Amazing Kids! Magazine

Amazing Movie Review – Born to Be Wild

Amazing Movie Review: Born to Be Wild – It Takes Only One

Born to be Wild - Movie Poster



Perry’s Previews Movie Review: Born to Be Wild – It Takes Only One

(5 out of 5 starfish, rated G)

By Perry S. Chen, Amazing Movie Review Columnist

We all know about deforestation, habitat loss, the ivory trade, and the illegal pet trade, but do you ever wonder what happens to the orphaned young of the animals ruthlessly slaughtered by humans? Instead of leaving the babies to perish by their dead mothers’ side, two brave women, Dr. Dame Daphne M. Sheldrick, co-founder of the David Sheldrick Wildlife Trust, and renowned primatologist Dr. Biruté Mary Galdikas have been rescuing baby animals to give them a second chance at life in the last three decades.

The new G-rated Warner Brothers IMAX 3D film Born to be Wild, which opened April 8, 2011, is a joyful, is a moving tale about the fascinating lives of two extraordinary women and the precious lives they saved.  Daphne helps elephants orphaned after their parents were killed for their ivory tusks in Africa, and Biruté nurtures infant orangutans whose parents were victims of logging and deforestation in Indonesia, and help return them to the wild, where they belong. Narrated with the pleasant sounding and rich voice of Morgan Freeman, it would be very difficult to not like this film.

I give Born to be Wild 5 out of 5 starfish, it’s “Perrific!” This film highlights the most important parts of the sanctuaries, and makes the painstakingly difficult task of raising orphaned young look effortless.  But you can imagine the tremendous efforts it takes to do what Daphne and Biruté had achieved.  It took Daphne 28 years to perfect the elephant formula that the orphans now thrive on.  The film is deeply touching, including a scene when a keeper covers a baby elephant with a blanket for the night and sleeps with him.  It is especially cute when the orangutans are hand-bathed while squealing contentedly.  One of the funniest scenes shows a pudgy baby orangutan waddling around guzzling milk from a bottle.  My new friend and fellow film critic David Pinson (who was sitting next to my mom and me) was so moved by an elephant scene at the end, that he cried.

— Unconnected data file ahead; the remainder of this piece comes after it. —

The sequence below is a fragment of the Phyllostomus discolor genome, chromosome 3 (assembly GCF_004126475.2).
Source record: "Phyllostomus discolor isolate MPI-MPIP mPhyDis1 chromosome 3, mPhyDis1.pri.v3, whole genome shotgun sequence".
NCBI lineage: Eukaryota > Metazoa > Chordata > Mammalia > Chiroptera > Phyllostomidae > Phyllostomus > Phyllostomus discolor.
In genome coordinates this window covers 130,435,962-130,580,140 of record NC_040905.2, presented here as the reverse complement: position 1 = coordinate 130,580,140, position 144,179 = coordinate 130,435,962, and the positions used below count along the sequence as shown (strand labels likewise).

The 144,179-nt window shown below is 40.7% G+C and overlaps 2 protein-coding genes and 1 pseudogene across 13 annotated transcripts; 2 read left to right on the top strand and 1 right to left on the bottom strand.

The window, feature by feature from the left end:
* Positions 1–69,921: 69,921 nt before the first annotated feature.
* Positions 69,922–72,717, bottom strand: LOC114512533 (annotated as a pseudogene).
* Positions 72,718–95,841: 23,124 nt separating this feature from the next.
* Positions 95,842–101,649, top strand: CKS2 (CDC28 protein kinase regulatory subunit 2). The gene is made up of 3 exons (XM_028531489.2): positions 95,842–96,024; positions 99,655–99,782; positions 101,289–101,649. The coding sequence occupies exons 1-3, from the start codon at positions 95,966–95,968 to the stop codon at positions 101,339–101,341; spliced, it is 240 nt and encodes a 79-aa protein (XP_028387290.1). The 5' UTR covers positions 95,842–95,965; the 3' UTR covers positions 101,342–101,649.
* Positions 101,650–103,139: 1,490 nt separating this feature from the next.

Similar to what I said about How to Train Your Dragon, this film’s 3D and IMAX effects are so real that I gripped my seat. In some scenes I thought that a stampede of elephants would tear right through the screen, or my 3D glasses would get snatched by a mischievous orangutan dangling from a thick rainforest vine!  Watch the trailer and go see this “Perrific!” film with all your loved ones today:

The two organizations’ websites are and On the first website, you can read their updates, and even adopt a baby elephant for as low as $50 a year! You get many more splendid benefits as well, like a log for their progress, free watercolors, and much more! The best part though, is the satisfaction that YOU are making a difference in the life of a REAL and WILD animal. In the second website, it shares interesting stories and updates on the baby orangutans whom you can adopt too ($50/yr or more). I sure hope you check out these fabulous sites and become a donor!  My mom and I will be adopting a baby elephant or orangutan soon after checking out online profiles and photos here:

I will be sharing updates when we decide which one to adopt.

Hillary Clinton once said, “It takes a village to raise a child,” but in this case, it takes just one determined individual to save countless lives, which is also the moral of Born to be Wild.

Copyright 2011 by Perry S. Chen.  All Rights Reserved.


Perry S. Chen is an 11-year-old award-winning film critic, artist, entertainment personality, filmmaker and animator. He writes movie reviews for San Diego Union Tribune, Animation World Network, Amazing Kids!, and his own website Perry’s Previews ( Connect with him on Facebook: